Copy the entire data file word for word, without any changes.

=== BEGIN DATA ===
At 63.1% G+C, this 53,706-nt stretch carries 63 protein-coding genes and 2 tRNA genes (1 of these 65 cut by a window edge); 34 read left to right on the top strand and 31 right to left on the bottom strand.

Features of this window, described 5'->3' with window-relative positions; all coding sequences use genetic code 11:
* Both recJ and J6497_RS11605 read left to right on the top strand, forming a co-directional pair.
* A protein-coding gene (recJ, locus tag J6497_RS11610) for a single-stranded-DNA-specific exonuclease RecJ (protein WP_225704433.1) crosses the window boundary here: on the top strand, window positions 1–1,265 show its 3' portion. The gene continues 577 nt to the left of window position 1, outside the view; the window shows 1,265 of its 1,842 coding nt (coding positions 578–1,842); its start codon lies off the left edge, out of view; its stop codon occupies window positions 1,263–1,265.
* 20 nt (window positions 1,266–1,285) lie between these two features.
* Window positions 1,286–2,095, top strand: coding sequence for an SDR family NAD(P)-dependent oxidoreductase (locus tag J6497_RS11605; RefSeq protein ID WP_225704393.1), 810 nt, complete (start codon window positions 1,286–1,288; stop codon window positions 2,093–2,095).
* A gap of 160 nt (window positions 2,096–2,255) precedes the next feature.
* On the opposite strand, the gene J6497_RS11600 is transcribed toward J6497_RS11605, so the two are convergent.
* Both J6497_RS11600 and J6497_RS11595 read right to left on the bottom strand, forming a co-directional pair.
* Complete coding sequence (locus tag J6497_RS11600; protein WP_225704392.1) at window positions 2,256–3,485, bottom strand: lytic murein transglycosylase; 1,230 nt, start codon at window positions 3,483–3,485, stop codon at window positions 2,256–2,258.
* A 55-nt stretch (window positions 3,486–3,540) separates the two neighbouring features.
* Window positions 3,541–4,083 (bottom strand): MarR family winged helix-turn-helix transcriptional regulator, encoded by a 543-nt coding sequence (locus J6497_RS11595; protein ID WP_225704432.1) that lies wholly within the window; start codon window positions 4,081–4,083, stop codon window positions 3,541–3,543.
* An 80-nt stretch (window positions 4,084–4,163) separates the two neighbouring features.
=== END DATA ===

At 63.1% G+C, this 53,706-nt stretch carries 63 protein-coding genes and 2 tRNA genes (1 of these 65 cut by a window edge); 34 read left to right on the top strand and 31 right to left on the bottom strand.

Features of this window, described 5'->3' with window-relative positions; all coding sequences use genetic code 11:
* Both recJ and J6497_RS11605 read left to right on the top strand, forming a co-directional pair.
* A protein-coding gene (recJ, locus tag J6497_RS11610) for a single-stranded-DNA-specific exonuclease RecJ (protein WP_225704433.1) crosses the window boundary here: on the top strand, window positions 1–1,265 show its 3' portion. The gene continues 577 nt to the left of window position 1, outside the view; the window shows 1,265 of its 1,842 coding nt (coding positions 578–1,842); its start codon lies off the left edge, out of view; its stop codon occupies window positions 1,263–1,265.
* 20 nt (window positions 1,266–1,285) lie between these two features.
* Window positions 1,286–2,095, top strand: coding sequence for an SDR family NAD(P)-dependent oxidoreductase (locus tag J6497_RS11605; RefSeq protein ID WP_225704393.1), 810 nt, complete (start codon window positions 1,286–1,288; stop codon window positions 2,093–2,095).
* A gap of 160 nt (window positions 2,096–2,255) precedes the next feature.
* On the opposite strand, the gene J6497_RS11600 is transcribed toward J6497_RS11605, so the two are convergent.
* Both J6497_RS11600 and J6497_RS11595 read right to left on the bottom strand, forming a co-directional pair.
* Complete coding sequence (locus tag J6497_RS11600; protein WP_225704392.1) at window positions 2,256–3,485, bottom strand: lytic murein transglycosylase; 1,230 nt, start codon at window positions 3,483–3,485, stop codon at window positions 2,256–2,258.
* A 55-nt stretch (window positions 3,486–3,540) separates the two neighbouring features.
* Window positions 3,541–4,083 (bottom strand): MarR family winged helix-turn-helix transcriptional regulator, encoded by a 543-nt coding sequence (locus J6497_RS11595; protein ID WP_225704432.1) that lies wholly within the window; start codon window positions 4,081–4,083, stop codon window positions 3,541–3,543.
* An 80-nt stretch (window positions 4,084–4,163) separates the two neighbouring features.